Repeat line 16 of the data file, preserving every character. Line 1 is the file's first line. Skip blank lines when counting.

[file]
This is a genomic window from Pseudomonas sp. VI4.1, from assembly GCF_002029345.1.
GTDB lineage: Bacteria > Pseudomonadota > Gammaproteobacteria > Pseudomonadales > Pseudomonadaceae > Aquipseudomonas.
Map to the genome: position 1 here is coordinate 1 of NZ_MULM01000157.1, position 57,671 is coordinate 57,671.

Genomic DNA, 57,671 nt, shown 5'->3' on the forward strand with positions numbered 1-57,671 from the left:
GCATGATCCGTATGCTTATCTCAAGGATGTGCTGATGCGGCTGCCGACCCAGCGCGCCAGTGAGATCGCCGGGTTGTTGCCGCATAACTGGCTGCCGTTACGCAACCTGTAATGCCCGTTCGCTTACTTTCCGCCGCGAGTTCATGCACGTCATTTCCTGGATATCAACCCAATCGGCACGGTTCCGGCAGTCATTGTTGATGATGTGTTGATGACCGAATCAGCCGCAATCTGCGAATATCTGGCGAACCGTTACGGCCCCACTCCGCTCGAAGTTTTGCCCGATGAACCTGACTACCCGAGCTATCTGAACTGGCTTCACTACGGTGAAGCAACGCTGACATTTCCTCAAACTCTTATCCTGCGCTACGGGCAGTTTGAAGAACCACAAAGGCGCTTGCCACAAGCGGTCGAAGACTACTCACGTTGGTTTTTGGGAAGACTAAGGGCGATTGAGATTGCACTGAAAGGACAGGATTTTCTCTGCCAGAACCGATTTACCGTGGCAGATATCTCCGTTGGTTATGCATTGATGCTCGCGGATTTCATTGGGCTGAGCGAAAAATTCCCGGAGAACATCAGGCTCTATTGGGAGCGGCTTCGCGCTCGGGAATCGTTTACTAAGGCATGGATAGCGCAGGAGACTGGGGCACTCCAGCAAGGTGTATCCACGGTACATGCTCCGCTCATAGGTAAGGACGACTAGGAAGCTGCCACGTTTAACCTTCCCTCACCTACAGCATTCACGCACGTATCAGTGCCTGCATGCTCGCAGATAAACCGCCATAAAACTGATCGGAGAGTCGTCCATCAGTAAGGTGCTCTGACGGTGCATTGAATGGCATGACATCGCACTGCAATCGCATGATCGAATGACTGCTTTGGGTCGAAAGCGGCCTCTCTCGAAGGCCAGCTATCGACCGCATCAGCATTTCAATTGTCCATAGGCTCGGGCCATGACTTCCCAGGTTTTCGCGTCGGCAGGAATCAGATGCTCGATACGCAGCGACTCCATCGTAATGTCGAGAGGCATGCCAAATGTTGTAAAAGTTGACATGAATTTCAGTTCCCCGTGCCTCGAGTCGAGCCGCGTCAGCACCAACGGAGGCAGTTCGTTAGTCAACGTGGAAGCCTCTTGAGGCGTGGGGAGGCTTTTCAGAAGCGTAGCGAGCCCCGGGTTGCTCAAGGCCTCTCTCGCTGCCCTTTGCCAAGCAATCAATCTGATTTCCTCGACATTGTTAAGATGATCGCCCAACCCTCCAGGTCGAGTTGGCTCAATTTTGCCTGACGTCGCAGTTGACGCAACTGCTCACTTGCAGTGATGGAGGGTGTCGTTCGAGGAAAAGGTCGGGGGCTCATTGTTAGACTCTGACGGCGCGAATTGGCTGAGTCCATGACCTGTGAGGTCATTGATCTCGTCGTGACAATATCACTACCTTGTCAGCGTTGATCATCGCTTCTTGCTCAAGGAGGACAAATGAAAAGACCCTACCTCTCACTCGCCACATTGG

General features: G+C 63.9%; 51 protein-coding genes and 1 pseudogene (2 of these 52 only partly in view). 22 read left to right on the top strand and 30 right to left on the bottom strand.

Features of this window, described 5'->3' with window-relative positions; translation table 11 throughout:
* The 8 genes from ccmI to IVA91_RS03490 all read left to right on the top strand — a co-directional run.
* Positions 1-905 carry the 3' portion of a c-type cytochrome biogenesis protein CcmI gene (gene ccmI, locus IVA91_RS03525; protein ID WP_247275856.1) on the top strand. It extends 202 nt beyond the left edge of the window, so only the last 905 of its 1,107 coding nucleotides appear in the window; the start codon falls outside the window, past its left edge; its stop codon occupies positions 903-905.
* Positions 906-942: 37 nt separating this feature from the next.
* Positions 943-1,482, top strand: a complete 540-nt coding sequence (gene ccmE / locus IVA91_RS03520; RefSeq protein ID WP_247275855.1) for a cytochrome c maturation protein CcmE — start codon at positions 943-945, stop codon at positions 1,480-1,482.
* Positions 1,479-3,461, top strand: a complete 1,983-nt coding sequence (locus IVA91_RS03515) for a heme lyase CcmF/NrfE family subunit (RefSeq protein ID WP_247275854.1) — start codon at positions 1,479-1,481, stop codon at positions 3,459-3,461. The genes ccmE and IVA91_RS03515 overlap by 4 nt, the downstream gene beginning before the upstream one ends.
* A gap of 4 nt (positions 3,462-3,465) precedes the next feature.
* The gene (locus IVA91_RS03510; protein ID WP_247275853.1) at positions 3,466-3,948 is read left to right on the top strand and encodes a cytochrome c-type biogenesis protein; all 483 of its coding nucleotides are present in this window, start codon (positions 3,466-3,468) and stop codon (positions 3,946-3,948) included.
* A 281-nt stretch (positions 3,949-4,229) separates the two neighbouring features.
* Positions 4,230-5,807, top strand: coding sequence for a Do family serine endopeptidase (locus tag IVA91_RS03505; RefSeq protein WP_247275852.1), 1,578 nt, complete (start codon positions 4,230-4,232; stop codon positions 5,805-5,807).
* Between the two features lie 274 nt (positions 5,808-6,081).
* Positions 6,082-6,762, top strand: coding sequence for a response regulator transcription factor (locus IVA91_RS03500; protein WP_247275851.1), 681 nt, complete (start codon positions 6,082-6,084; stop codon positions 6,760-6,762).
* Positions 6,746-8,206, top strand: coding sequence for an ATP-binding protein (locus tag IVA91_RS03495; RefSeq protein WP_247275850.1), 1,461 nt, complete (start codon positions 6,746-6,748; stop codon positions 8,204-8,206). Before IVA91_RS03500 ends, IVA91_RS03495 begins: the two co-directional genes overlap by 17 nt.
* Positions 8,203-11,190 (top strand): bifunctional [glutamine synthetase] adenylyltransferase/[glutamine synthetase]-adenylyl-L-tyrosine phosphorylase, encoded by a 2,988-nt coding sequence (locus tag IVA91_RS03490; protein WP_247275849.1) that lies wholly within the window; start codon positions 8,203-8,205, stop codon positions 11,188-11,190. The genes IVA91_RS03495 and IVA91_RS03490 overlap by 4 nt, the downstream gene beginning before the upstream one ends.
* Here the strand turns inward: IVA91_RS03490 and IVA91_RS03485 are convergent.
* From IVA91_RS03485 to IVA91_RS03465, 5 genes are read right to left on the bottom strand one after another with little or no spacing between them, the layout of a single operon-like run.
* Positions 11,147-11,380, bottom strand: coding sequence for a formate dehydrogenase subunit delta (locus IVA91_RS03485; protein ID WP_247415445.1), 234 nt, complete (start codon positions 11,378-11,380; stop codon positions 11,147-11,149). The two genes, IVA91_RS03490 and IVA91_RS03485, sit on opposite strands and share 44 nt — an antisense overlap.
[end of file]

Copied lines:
* Positions 4,230-5,807, top strand: coding sequence for a Do family serine endopeptidase (locus tag IVA91_RS03505; RefSeq protein WP_247275852.1), 1,578 nt, complete (start codon positions 4,230-4,232; stop codon positions 5,805-5,807).